Sectors Implications Studies indicate to links between cotton and poverty. Most of the poor reside in rural areas, in particular in two cotton-growing provinces, Sughd and Khatlon. Poverty rate is 78% and 64% in Khatlon and Sugd compared to 49% and 45% in Dushanbe and RRS respectively. Land reform -since 1996, the reorganization of large collective and state farms (kolkhozes and sovkhozes). Members of reorganized farms are acknowledged as shareholders by law and are given land plots with inherited land use rights (According to the Constitution of Republic of Tajikistan, land is a state ownership) Cotton ginning in Tajikistan was officially privatized in 1998 and all state owned gins were sold to the private sector by 2000. Inefficient ginneries affect the cotton proceeds to farmers Cotton revenues do not reach farmers-unfavorable business interrelations Central Government sets targets for cotton production; by the targets, the majority of agriculture is cotton - 70% of cropland. The absence of a classification system to present the cotton in pure true to type lines is a major impediment for buyers to assess Tajik cotton in the world market. Along with other factors this affects revenues from cotton sales, and consequently the state of the economy and welfare of people As a consequence, interest and participation in agriculture is reduced, which in turn leads to increased poverty that mostly effect female- headed households, children and leads to increased labor migration.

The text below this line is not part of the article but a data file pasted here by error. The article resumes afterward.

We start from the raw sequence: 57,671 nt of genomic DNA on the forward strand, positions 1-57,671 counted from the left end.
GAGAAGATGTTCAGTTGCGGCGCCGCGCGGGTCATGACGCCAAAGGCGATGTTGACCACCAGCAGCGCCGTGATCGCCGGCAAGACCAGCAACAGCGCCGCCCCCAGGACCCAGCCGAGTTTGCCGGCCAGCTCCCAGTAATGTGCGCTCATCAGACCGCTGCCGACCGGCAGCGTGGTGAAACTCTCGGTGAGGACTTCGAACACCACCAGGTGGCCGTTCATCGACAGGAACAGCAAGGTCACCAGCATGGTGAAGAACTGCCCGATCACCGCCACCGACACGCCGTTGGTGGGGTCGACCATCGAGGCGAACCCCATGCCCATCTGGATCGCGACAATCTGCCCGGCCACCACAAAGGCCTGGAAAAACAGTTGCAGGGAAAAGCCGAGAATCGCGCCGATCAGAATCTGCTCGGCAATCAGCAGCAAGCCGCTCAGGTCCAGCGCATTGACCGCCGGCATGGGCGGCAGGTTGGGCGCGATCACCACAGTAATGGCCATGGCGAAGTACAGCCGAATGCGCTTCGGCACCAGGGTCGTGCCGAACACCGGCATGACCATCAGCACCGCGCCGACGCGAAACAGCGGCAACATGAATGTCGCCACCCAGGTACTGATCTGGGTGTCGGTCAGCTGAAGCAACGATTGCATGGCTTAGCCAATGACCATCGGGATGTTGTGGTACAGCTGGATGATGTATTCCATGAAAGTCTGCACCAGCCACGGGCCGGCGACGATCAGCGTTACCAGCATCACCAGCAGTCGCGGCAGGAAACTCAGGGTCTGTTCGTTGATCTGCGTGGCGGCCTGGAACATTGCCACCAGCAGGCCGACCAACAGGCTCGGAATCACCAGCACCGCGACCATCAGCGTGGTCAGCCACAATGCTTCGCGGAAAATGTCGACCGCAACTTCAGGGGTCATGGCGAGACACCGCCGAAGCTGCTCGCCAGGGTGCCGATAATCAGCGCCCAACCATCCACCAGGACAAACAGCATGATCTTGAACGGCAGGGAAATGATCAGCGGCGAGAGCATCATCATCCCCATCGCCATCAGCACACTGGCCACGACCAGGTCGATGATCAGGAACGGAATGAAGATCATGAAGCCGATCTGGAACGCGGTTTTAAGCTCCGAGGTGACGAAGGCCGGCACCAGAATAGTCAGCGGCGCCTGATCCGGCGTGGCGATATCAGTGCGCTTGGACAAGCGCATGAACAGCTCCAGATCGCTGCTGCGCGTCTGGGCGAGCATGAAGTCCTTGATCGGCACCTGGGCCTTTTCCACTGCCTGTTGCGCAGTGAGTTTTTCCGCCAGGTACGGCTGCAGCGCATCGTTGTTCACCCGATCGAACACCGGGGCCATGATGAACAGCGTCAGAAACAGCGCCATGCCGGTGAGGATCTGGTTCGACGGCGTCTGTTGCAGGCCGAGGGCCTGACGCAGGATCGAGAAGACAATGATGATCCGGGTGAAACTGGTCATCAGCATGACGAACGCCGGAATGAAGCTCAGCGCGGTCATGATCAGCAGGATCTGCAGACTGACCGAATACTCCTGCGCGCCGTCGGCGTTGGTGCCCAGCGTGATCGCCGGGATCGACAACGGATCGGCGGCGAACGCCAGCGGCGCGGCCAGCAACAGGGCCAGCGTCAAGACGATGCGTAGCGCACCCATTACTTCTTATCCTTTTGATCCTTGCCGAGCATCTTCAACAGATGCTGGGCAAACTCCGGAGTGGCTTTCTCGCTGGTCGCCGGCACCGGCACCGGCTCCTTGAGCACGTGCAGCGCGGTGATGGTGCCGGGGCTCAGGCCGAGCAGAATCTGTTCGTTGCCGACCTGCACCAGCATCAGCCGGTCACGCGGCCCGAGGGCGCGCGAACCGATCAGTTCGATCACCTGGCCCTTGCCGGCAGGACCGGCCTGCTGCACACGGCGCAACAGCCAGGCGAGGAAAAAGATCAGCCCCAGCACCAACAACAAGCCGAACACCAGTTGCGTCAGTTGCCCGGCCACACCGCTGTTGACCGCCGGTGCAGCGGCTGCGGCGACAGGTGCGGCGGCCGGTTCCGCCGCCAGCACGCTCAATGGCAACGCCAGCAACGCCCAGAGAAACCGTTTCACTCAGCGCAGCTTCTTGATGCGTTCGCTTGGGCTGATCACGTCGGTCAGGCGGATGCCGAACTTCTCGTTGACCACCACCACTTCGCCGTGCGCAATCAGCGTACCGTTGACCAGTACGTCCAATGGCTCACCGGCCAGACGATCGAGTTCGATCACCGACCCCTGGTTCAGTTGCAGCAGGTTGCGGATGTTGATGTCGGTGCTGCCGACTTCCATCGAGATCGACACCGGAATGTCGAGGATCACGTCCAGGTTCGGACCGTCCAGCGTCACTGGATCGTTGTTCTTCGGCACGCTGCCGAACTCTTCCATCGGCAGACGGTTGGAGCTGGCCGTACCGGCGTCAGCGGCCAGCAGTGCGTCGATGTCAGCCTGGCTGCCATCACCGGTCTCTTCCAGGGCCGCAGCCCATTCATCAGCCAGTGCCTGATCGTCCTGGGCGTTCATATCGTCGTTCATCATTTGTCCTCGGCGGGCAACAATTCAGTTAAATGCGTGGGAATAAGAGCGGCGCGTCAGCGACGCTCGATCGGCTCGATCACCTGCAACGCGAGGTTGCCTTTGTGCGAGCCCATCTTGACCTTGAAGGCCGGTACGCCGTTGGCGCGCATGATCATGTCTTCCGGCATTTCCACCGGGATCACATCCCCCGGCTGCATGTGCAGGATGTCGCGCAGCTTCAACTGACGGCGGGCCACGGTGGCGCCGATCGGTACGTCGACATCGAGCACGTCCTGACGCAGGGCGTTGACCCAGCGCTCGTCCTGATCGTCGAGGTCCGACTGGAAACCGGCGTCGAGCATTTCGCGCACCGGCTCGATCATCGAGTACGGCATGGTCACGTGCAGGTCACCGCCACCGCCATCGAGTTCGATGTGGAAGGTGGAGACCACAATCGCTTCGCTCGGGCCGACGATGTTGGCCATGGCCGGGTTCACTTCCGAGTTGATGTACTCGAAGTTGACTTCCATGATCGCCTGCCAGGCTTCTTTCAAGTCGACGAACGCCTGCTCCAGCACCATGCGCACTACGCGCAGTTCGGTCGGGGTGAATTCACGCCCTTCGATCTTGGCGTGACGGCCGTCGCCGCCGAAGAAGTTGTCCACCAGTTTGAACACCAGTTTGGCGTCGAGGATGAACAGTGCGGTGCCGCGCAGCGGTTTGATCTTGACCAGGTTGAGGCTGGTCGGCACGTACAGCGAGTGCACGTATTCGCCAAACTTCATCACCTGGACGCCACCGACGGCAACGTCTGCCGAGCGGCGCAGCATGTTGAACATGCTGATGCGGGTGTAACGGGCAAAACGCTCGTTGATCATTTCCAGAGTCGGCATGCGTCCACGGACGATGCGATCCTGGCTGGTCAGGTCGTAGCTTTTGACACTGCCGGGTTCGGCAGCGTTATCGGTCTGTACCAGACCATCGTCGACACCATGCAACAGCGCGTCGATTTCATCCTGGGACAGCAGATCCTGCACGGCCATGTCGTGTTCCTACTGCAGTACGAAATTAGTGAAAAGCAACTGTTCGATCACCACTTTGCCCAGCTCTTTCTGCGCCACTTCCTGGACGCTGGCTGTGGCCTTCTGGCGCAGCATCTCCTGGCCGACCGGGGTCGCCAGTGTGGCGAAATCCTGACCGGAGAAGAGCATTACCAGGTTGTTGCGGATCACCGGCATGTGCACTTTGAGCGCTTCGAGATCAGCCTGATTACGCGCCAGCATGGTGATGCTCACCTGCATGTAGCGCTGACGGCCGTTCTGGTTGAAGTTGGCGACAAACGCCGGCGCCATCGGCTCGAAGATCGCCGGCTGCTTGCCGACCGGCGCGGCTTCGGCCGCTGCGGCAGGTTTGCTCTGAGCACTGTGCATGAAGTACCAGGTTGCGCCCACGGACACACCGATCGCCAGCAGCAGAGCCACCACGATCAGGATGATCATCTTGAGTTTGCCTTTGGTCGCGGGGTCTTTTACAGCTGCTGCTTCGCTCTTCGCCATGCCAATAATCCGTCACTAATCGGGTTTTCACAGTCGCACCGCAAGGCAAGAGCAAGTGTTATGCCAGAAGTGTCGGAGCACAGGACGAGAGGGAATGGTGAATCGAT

Ecological implications of the cotton sector The present practices and conditions in the cotton sector create negative consequences For the last 15 years, growing cotton as a monoculture with no practices of crop rotation has resulted in soil degradation, destruction of its structure and fertility. Soil degradation affects about 97,9 % of the territory of the republic. Annually about 50 thousand hectares of cultivated land undergo desertification to various degrees Cotton requires significant irrigation, but poor functioning of current irrigation and drainage systems leads to soil salinization and waterlogging; arable lands can become marshland which threatens an increase of ecological refugees Poor irrigation and drainage networks and excessive water usage leads to rising water tables and extensive salinization of irrigated land The intensive overuse of fertilizer and chemicals during soviet times caused the destruction of soil structure and fertility salinization Poor irrigation systems, wind and water erosion leads to land degradation. However, at present cotton is the key agricultural sector in the economy of the country. Tajikistan cannot convert from cotton in the near future: it brings stable foreign currency to country and has demand in the world market. Although cotton is a large industry in Tajikistan, the current situation of the sector affects economic and social status of population, has a negative impact on the environment and potential security consequences.